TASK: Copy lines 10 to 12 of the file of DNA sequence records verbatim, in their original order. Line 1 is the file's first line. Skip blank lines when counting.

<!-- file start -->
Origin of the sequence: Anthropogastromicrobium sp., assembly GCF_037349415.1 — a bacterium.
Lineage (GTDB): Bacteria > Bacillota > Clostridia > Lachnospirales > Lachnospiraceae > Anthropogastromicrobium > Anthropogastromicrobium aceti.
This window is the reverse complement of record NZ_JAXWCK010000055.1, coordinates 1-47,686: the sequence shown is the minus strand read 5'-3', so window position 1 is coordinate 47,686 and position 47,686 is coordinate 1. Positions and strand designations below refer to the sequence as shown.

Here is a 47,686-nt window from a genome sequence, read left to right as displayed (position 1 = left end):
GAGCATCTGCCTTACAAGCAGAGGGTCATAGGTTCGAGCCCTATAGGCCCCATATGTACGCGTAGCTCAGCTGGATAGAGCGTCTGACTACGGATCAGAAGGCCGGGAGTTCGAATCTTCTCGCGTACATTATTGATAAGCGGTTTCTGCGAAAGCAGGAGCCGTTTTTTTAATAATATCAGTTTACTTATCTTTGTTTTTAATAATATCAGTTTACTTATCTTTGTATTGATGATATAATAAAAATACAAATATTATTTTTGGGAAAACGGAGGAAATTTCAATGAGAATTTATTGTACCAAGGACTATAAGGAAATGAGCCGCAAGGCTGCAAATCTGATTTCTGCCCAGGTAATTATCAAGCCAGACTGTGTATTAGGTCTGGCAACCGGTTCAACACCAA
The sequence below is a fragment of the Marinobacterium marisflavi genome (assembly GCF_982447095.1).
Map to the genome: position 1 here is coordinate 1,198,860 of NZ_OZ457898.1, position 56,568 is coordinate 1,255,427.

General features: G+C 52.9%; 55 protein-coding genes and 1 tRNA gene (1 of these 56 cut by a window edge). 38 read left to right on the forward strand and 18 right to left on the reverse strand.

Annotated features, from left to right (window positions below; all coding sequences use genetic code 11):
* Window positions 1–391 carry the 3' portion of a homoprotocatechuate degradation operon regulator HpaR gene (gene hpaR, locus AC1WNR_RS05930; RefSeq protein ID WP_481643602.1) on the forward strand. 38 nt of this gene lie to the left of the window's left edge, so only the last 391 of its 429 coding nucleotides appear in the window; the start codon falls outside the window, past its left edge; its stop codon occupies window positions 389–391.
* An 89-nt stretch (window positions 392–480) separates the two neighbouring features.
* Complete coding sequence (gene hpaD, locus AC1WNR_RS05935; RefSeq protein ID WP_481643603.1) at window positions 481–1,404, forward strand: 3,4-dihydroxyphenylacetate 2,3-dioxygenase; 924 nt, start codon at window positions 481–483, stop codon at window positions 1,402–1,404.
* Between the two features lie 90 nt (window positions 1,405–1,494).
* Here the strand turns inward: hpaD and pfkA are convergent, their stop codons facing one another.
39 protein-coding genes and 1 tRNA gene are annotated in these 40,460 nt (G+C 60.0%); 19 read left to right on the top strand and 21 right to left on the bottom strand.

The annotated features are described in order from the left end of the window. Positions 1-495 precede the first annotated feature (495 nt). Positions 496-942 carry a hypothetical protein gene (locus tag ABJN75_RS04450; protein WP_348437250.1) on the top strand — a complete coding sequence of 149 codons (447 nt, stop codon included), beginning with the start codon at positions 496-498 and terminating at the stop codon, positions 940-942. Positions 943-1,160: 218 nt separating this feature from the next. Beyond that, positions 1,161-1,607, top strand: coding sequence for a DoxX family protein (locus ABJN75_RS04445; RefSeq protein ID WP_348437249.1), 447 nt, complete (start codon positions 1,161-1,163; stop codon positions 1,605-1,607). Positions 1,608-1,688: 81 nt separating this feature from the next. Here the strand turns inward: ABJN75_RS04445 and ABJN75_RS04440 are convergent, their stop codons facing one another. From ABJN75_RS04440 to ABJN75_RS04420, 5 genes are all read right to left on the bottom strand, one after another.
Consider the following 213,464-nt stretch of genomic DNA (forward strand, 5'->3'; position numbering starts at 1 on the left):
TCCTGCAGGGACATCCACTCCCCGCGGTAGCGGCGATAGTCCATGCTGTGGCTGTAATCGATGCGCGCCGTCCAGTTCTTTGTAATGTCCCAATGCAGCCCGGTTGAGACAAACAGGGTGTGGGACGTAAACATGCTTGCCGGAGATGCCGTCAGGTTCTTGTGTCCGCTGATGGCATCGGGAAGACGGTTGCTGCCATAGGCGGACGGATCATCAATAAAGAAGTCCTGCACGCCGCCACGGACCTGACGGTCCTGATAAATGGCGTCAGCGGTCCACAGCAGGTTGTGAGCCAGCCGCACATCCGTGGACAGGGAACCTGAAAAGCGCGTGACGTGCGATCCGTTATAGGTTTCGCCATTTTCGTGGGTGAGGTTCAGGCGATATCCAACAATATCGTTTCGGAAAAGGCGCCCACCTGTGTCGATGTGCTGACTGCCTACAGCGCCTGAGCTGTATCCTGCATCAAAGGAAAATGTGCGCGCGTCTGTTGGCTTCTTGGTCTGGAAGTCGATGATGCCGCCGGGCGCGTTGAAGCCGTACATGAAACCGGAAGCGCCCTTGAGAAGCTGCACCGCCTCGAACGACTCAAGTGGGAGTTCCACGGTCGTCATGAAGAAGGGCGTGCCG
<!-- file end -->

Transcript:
* Window positions 1–391 carry the 3' portion of a homoprotocatechuate degradation operon regulator HpaR gene (gene hpaR, locus AC1WNR_RS05930; RefSeq protein ID WP_481643602.1) on the forward strand. 38 nt of this gene lie to the left of the window's left edge, so only the last 391 of its 429 coding nucleotides appear in the window; the start codon falls outside the window, past its left edge; its stop codon occupies window positions 389–391.
* An 89-nt stretch (window positions 392–480) separates the two neighbouring features.
* Complete coding sequence (gene hpaD, locus AC1WNR_RS05935; RefSeq protein ID WP_481643603.1) at window positions 481–1,404, forward strand: 3,4-dihydroxyphenylacetate 2,3-dioxygenase; 924 nt, start codon at window positions 481–483, stop codon at window positions 1,402–1,404.